Last night’s Democratic presidential debate didn’t create much excitement. But one exchange did bring The Hangover’s seatback to a full upright position. It is excerpted below. (The full transcript is available at CNN.com. ) I have whittled down some of the exposition, but the lines remaining are unaffected and not taken out of context in any way:
CLINTON: But then we’ve got to do the hard work of not just bringing the country together, but overcoming a lot of the entrenched opposition to the very ideas that both of us believe in, and for some of us have been fighting for, for a very long time. You know, when I took on…
When I took on universal health care back in ’93 and ’94, it was against a firestorm of special interest opposition. I was more than happy to do that, because I believe passionately in getting quality affordable health care to every American.
I don’t want to leave anybody out. I see the results of leaving people out. I am tired of health insurance companies deciding who will live or die in America.
(These are noble sentiments and the fact is true: President and First Lady Clinton did try to reform health care in ’93 and ’94. TH)
OBAMA then discusses aspects of his plan and then gets to this:
OBAMA: One last point I want to make on the health care front. I admire the fact that Senator Clinton tried to bring about health care reform back in 1993. She deserves credit for that.
But I said before…
(Here is where The Hangover sat up straight, waiting for: “when she took on health care fifteen years ago, she got her ass kicked and nothing got done, which is why we are still debating it today.” TH)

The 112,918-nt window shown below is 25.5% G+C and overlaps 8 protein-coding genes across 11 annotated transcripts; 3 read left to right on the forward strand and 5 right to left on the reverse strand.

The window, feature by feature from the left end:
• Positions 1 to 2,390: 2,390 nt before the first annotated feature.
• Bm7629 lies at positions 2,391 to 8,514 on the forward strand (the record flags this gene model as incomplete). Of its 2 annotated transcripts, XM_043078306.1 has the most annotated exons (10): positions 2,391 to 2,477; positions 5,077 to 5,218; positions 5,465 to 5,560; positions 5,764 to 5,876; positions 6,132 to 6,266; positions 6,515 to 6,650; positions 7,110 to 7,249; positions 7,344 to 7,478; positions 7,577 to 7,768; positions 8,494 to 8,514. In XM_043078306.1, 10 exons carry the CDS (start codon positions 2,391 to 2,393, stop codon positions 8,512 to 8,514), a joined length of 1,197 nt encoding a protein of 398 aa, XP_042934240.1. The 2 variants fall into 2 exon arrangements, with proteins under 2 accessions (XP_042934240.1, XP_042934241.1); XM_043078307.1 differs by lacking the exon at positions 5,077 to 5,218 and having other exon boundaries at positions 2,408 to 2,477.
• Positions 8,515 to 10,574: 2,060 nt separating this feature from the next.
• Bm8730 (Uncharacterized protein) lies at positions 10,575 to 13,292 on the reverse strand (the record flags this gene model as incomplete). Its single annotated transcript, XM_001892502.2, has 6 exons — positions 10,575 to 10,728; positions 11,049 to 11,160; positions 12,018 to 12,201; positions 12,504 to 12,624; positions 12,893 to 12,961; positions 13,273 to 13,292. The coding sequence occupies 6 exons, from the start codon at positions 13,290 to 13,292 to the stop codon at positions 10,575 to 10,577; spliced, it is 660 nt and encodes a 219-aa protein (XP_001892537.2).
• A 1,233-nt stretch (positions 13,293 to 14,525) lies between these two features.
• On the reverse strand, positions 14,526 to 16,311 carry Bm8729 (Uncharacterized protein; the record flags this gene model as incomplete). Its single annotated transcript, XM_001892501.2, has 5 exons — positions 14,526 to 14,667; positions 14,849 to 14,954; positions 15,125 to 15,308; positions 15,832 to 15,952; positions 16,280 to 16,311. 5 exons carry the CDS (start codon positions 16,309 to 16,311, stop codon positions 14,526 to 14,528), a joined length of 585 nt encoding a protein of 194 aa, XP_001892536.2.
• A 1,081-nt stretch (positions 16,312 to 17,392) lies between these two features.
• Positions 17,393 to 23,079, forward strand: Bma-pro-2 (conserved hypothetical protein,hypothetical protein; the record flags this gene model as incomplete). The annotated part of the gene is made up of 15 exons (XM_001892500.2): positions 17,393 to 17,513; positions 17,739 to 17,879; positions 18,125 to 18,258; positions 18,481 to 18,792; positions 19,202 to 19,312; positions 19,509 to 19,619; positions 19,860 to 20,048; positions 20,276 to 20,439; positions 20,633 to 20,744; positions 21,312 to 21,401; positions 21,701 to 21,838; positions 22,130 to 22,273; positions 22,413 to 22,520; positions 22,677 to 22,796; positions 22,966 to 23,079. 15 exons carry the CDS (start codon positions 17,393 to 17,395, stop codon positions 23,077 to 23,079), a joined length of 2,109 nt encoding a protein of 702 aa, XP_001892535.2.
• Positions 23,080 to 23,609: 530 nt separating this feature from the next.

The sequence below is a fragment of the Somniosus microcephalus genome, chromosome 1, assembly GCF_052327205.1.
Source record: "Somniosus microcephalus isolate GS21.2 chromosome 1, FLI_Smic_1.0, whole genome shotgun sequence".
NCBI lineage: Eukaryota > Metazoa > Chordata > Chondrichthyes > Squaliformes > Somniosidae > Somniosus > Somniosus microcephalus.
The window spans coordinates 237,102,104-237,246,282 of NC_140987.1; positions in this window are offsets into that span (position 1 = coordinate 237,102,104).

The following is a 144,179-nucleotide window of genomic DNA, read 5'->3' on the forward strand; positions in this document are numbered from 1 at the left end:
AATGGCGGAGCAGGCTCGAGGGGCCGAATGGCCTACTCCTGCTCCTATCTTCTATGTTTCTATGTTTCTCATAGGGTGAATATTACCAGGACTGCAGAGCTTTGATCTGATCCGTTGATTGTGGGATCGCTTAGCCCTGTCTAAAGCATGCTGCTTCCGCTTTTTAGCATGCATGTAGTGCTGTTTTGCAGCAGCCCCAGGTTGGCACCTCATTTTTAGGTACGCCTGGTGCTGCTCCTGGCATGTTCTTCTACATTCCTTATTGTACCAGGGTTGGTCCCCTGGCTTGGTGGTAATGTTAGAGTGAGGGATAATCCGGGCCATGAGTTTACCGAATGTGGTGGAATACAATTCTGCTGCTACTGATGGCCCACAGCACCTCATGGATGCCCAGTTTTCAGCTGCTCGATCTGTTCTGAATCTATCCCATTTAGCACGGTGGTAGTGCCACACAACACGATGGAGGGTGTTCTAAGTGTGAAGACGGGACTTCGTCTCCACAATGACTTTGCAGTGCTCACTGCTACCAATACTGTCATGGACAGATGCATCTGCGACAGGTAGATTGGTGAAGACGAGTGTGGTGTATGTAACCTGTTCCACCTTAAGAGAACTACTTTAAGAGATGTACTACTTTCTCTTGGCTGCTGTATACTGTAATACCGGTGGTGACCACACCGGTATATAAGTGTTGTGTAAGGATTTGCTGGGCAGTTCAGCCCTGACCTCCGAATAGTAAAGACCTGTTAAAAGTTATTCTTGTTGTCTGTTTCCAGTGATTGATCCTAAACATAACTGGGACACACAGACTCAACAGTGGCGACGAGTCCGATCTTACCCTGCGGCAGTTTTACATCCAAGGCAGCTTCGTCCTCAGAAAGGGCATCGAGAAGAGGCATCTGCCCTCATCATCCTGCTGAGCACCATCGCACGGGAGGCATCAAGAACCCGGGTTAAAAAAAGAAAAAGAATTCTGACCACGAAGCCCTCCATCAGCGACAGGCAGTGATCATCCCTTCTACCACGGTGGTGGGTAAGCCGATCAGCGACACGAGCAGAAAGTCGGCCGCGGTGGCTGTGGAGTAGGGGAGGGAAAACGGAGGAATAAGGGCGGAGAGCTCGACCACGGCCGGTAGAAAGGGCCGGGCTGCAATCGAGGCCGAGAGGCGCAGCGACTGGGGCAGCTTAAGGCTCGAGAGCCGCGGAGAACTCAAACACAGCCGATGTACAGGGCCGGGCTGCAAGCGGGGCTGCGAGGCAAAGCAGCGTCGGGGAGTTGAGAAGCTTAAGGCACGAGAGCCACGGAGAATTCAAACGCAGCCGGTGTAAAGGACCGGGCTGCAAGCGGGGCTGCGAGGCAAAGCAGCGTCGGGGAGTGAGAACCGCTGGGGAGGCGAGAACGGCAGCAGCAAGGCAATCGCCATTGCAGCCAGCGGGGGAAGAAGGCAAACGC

….I think she did it in the wrong way, because it wasn’t just the fact that the insurance companies, the drug companies were battling here, and no doubt they were. It was also that Senator Clinton and the administration went behind closed doors, excluded the participation even of Democratic members of Congress who had slightly different ideas than the ones that Senator Clinton had put forward.
Hillary’s positing of herself as a champion health care refromer has been has been driving The Hangover to the Glenlivet. She fell short. Hillarycare did not even make it to the Senate floor for a vote. (There are a variety of reasons for this, which are discussed substanatively and factually in this post at The Health Care Blog.) While Hillary does deserve credit for the attempt, credit doesn’t provide coverage to those who need it.
One can only hope that Hillary learned from her first go-round. In her husband’s second term she assisted Senators’ Kennedy and Hatch with the enacting of SCHIP, a program which provided health insurance to qualifying families through Medicaid. Clinton’s current plan is also significantly different than her ’93 version and theoretically (hopefully, at least), her political approach would be modified when bringing it before Congress. However, being an experienced health care reformer does not make Hillary a successful health care reformer. The Hangover wishes she would note the difference.